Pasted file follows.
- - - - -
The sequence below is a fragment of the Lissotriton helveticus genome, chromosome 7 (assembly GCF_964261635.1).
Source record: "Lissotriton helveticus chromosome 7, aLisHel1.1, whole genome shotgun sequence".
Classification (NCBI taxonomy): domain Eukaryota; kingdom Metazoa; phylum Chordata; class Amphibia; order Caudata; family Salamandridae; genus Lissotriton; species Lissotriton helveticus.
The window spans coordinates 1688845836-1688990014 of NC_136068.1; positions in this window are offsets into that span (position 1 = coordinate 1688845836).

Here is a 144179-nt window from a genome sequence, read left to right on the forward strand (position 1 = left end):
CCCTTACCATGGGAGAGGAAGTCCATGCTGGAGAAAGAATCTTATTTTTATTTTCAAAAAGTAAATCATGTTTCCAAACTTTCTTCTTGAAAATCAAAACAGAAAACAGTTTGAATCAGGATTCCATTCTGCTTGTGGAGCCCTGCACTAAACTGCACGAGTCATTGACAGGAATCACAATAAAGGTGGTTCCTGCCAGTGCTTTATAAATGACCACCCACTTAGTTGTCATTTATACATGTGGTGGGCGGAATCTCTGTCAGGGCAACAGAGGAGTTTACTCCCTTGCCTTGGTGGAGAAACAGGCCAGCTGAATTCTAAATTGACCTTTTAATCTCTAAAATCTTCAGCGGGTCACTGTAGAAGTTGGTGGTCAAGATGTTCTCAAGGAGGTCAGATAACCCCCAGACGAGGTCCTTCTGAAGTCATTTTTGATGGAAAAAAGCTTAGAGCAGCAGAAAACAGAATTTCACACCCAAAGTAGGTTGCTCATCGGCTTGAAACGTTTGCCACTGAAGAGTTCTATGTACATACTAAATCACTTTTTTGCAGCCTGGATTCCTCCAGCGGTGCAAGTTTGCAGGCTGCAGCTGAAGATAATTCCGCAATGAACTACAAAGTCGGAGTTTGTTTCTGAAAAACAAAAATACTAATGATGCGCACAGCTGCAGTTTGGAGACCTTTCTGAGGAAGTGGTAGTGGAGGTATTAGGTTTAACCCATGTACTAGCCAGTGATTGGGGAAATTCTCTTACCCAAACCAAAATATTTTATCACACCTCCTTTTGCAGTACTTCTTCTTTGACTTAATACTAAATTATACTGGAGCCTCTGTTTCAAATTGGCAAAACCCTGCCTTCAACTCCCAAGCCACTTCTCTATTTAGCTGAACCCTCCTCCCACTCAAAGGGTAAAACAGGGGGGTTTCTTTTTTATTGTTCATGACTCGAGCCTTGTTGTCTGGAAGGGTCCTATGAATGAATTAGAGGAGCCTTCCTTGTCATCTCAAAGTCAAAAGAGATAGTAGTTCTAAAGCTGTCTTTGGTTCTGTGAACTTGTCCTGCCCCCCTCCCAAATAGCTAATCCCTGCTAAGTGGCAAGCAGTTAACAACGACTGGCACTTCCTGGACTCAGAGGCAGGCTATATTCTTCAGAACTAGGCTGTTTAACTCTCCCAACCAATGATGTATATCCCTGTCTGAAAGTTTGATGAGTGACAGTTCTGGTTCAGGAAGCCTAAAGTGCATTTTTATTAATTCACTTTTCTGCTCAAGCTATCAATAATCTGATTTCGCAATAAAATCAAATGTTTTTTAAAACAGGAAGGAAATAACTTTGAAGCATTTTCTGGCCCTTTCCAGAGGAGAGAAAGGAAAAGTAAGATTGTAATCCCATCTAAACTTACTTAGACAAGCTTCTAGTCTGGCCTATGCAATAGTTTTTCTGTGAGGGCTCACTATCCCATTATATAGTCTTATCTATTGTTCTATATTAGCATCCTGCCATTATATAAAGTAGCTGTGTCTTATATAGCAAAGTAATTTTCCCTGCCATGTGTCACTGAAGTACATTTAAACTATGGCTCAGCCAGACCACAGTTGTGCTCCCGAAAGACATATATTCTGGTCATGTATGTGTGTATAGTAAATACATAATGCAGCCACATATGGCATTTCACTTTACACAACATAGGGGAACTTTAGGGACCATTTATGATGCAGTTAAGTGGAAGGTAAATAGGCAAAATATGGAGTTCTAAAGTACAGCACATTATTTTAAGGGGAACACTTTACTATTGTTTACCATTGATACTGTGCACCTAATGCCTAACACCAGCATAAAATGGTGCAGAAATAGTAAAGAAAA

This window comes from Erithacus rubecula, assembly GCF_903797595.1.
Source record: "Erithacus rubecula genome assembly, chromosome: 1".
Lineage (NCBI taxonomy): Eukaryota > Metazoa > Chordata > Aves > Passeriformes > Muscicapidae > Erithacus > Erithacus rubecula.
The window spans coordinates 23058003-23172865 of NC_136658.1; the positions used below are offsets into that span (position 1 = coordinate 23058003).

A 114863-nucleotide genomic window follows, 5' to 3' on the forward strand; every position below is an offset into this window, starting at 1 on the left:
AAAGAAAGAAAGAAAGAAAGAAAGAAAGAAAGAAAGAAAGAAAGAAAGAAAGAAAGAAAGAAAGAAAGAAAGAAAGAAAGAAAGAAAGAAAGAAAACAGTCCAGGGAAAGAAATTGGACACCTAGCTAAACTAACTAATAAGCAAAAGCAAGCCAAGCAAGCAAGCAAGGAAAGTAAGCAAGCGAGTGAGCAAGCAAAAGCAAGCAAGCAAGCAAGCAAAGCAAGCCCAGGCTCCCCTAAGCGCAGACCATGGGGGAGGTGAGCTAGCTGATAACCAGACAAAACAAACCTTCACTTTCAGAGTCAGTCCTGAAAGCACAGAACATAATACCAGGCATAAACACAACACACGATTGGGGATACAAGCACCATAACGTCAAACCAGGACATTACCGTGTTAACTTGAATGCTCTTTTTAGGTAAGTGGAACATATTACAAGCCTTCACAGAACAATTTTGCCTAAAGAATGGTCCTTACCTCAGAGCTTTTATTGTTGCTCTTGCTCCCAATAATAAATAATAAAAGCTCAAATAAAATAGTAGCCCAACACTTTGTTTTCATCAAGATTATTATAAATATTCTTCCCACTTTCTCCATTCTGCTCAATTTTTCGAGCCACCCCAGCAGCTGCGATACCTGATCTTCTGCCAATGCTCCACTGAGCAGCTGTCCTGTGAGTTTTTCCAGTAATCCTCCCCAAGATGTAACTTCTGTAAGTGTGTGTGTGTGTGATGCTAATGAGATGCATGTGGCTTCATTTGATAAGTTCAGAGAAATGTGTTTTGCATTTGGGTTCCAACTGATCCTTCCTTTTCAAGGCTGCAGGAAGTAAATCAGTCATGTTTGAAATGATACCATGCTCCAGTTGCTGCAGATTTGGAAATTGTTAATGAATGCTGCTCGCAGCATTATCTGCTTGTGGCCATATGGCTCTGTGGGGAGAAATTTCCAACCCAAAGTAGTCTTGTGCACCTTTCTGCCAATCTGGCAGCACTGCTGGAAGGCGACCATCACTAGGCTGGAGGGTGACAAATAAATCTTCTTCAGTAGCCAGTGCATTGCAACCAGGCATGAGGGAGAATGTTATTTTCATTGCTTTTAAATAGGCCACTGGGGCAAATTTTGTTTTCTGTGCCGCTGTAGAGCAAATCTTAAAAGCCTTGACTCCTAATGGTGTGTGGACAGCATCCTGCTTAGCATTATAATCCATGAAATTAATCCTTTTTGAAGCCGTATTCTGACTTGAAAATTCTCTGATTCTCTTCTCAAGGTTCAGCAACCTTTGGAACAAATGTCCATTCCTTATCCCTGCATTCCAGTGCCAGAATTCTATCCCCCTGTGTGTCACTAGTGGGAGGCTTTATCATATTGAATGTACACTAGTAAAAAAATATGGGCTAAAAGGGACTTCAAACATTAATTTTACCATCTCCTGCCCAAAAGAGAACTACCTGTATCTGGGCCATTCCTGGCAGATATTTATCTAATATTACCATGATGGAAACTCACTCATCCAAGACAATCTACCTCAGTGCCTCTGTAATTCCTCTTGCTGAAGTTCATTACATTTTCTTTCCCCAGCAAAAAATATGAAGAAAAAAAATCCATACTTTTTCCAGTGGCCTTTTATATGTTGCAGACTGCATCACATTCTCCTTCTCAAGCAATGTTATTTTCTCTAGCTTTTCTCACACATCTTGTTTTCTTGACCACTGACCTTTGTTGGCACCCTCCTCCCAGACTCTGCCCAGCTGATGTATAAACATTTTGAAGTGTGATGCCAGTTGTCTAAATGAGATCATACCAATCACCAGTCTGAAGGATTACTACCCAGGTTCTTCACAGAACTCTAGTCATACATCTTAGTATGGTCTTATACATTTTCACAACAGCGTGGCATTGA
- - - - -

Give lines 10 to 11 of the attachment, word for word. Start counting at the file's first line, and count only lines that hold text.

The window spans coordinates 23058003-23172865 of NC_136658.1; the positions used below are offsets into that span (position 1 = coordinate 23058003).

A 114863-nucleotide genomic window follows, 5' to 3' on the forward strand; every position below is an offset into this window, starting at 1 on the left: